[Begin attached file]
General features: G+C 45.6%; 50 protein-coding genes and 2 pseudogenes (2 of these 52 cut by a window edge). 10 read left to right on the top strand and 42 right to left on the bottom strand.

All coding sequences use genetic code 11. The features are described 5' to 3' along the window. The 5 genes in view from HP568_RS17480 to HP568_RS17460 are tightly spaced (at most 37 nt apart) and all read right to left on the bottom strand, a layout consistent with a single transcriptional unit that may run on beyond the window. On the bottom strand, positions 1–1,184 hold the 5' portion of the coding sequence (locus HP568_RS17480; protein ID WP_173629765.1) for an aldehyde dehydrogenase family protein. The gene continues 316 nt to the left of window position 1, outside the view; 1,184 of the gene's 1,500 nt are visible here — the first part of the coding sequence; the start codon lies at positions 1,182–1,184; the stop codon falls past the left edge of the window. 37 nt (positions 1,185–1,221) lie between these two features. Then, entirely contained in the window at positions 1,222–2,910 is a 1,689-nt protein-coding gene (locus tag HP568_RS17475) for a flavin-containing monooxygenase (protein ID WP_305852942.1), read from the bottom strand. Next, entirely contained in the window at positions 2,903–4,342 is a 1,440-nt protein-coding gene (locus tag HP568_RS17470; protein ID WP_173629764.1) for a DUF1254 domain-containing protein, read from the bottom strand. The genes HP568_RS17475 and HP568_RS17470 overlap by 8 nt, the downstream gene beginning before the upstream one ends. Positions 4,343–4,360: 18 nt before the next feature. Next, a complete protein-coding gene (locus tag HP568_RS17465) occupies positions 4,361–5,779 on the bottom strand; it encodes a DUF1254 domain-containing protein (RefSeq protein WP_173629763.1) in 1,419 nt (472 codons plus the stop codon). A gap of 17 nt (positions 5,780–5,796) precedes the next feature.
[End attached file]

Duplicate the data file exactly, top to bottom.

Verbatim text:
General features: G+C 45.6%; 50 protein-coding genes and 2 pseudogenes (2 of these 52 cut by a window edge). 10 read left to right on the top strand and 42 right to left on the bottom strand.

All coding sequences use genetic code 11. The features are described 5' to 3' along the window. The 5 genes in view from HP568_RS17480 to HP568_RS17460 are tightly spaced (at most 37 nt apart) and all read right to left on the bottom strand, a layout consistent with a single transcriptional unit that may run on beyond the window. On the bottom strand, positions 1–1,184 hold the 5' portion of the coding sequence (locus HP568_RS17480; protein ID WP_173629765.1) for an aldehyde dehydrogenase family protein. The gene continues 316 nt to the left of window position 1, outside the view; 1,184 of the gene's 1,500 nt are visible here — the first part of the coding sequence; the start codon lies at positions 1,182–1,184; the stop codon falls past the left edge of the window. 37 nt (positions 1,185–1,221) lie between these two features. Then, entirely contained in the window at positions 1,222–2,910 is a 1,689-nt protein-coding gene (locus tag HP568_RS17475) for a flavin-containing monooxygenase (protein ID WP_305852942.1), read from the bottom strand. Next, entirely contained in the window at positions 2,903–4,342 is a 1,440-nt protein-coding gene (locus tag HP568_RS17470; protein ID WP_173629764.1) for a DUF1254 domain-containing protein, read from the bottom strand. The genes HP568_RS17475 and HP568_RS17470 overlap by 8 nt, the downstream gene beginning before the upstream one ends. Positions 4,343–4,360: 18 nt before the next feature. Next, a complete protein-coding gene (locus tag HP568_RS17465) occupies positions 4,361–5,779 on the bottom strand; it encodes a DUF1254 domain-containing protein (RefSeq protein WP_173629763.1) in 1,419 nt (472 codons plus the stop codon). A gap of 17 nt (positions 5,780–5,796) precedes the next feature.